Where the living don’t live and the dead can’t die.
February 23, 2014
A VG Serial: Night Side of Dark
Ambrose Lincoln smiled at the cackling woman who had lost her cackle. Her eyes dimmed and turned a translucent shade of pale. The man she feared most had come to take her away. She wanted to protest. She tried to protest.
She cried instead.
Lincoln had heard them before.
The dying all sounded alike even when it was not their day to die.
He knelt beside the woman and took her hand in his. He squeezed gently, and his smile was filled with compassion, which surprised even him.
“No, Mrs. Gertner,” he said softly, “I am not the undertaker.”
“But you know the undertaker.”
“Does he know my name?”
“He does.” Lincoln shrugged. “But he doesn’t know where you are.”
“You won’t tell him, will you.”
“It’s our secret,” Lincoln said.
She took a wrinkled handkerchief from her pocket and began twisting it with her hands. It was a man’s handkerchief. On a frayed corner had been embroidered the initial O. G.
Orren Gertner, Lincoln guessed.
It was the only piece of their marriage she had left.
On some nights, it was almost enough.
The cackling woman was no longer afraid.
“Did Orren send you?” she asked.
Lincoln shook his head. “I am here at his request.”
“Is he waiting for me?” she asked.
“He’s been waiting a long time.”
“I guess he’ll have to wait a little longer,” she said.
“I guess he will, Aliza.”
The cackling woman caught her breath.
Her eyes opened wide.
Her shoulders tensed.
It was the first time she had heard her name in a long time.
“Nobody calls me that anymore,” she whispered.
“What?” the little man asked.
He sat cross-legged on the bed.
“Aliza,” she said.
“what do they call you?” Lincoln asked.
“We have numbers here,” he said.
“What’s your number?”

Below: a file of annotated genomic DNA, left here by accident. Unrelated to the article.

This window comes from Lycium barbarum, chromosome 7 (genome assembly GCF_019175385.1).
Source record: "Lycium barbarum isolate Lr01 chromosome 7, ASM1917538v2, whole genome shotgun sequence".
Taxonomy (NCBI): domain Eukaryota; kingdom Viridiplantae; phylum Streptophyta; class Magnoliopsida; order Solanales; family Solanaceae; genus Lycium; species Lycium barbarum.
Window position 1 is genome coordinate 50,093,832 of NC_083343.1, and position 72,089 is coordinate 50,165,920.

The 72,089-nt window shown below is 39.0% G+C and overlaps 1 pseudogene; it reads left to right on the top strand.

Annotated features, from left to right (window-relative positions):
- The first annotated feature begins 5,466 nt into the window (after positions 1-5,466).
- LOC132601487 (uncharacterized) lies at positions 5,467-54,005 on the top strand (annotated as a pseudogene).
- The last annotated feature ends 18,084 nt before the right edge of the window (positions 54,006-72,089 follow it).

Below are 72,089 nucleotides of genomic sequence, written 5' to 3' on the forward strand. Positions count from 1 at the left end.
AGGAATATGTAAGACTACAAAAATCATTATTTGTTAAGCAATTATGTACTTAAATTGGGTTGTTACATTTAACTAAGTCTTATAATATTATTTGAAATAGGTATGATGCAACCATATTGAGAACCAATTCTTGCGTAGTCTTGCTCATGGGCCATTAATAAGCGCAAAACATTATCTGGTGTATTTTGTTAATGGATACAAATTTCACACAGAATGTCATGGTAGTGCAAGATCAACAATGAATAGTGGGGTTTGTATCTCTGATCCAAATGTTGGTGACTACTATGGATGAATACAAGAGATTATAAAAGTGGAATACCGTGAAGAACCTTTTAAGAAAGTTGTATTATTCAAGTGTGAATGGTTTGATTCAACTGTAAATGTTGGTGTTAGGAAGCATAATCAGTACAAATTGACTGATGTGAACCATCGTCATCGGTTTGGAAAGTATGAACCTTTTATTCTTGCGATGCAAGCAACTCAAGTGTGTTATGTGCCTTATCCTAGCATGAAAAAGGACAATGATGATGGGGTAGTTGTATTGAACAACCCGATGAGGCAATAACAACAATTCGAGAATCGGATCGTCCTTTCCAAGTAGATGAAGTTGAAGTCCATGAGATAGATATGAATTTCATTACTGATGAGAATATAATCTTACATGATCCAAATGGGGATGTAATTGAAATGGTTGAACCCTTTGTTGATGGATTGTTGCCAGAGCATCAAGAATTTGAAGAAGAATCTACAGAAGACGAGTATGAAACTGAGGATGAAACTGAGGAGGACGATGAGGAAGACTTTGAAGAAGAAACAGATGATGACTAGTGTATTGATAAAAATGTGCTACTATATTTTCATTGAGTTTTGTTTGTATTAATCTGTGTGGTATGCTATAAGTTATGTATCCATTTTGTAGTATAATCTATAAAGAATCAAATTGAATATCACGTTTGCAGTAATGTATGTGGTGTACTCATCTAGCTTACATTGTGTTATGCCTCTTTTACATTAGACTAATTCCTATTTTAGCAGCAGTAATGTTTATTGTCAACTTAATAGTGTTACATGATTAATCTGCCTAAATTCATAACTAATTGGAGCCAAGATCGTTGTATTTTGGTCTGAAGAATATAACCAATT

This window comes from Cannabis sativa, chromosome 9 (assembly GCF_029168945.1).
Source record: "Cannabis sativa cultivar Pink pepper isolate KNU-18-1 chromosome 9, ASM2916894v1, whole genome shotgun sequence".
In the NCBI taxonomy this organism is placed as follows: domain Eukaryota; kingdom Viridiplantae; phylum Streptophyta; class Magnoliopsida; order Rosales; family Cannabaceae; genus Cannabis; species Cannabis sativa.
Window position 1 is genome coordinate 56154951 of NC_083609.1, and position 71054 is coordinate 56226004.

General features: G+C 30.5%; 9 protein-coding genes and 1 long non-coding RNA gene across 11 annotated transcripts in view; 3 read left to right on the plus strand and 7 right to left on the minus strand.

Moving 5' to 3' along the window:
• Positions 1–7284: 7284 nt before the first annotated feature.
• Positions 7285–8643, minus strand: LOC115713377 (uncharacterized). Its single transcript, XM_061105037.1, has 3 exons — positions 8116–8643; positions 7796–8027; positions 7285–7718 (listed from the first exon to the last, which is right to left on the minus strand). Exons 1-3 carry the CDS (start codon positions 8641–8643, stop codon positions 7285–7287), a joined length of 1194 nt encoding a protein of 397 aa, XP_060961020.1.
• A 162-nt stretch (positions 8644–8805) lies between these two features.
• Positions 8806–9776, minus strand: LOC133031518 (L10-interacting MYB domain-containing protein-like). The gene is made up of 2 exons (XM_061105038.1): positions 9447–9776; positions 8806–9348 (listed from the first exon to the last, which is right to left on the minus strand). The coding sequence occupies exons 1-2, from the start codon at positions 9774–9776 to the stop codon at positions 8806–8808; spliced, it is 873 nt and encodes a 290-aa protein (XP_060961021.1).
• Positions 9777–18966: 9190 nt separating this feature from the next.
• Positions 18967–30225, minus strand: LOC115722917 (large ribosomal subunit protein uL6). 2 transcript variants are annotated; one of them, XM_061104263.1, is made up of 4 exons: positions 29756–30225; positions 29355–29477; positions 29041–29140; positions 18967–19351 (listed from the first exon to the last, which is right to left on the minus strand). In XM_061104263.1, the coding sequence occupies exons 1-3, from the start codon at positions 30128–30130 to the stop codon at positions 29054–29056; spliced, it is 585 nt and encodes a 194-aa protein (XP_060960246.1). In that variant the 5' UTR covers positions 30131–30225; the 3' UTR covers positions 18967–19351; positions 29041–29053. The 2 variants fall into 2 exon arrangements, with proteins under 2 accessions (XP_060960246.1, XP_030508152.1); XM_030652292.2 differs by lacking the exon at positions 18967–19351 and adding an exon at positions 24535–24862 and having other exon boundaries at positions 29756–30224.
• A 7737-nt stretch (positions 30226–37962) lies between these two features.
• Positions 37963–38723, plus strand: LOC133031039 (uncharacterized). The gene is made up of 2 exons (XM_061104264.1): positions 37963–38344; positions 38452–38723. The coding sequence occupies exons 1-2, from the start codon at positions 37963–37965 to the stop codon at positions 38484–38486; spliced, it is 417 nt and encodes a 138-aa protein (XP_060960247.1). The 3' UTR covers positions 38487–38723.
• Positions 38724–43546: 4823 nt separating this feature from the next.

“I don’t know,” she said. “But I think it ends in an eight.”
“Eight is a good number,” Lincoln said.
“I think so,” the cackling woman said. She smiled. “I’m told it is a number of extreme importance.”
“Only the very special have it,” he said.
Her smile broadened.
“I thought you were coming to get me,” she said.
“Not today, I’m afraid.”
“It’s a good day to go somewhere,” she said. “I was out this morning. The flowers were blooming, especially the purple ones, and the sun was so hot I almost melted, and I waited in the garden beside the marble statue and watched for Orren, but he did not come today, and he had promised to come today, but only the birds came, and the big one looked like a vulture, and I was afraid of the black one.”
She paused and glanced up nervously at the window.
The day had grown darker.
“The black one took Orren away,” she said. She pressed the handkerchief to her face. “And didn’t bring him back.”
Lincoln watched face turn from self-pity to stone.
She sat her jaw firmly.
There were tiny embers burning in her eyes.
“I will kill the black bird,” she said. She knotted her tiny hands into fists. “With God as my witness, I will kill the vulture.”
The cackling woman’s mind was like the shadows.
It came and went.
Splintered memories, a shattered life.
The present had been forgotten.
Only the past counted.
The past was real.
The present was a delusion.
The past was a dream.
The present a nightmare.
Aliza looked so frail.
The years had betrayed her.
They years had stolen her mind.
Maybe it not taken her conscience.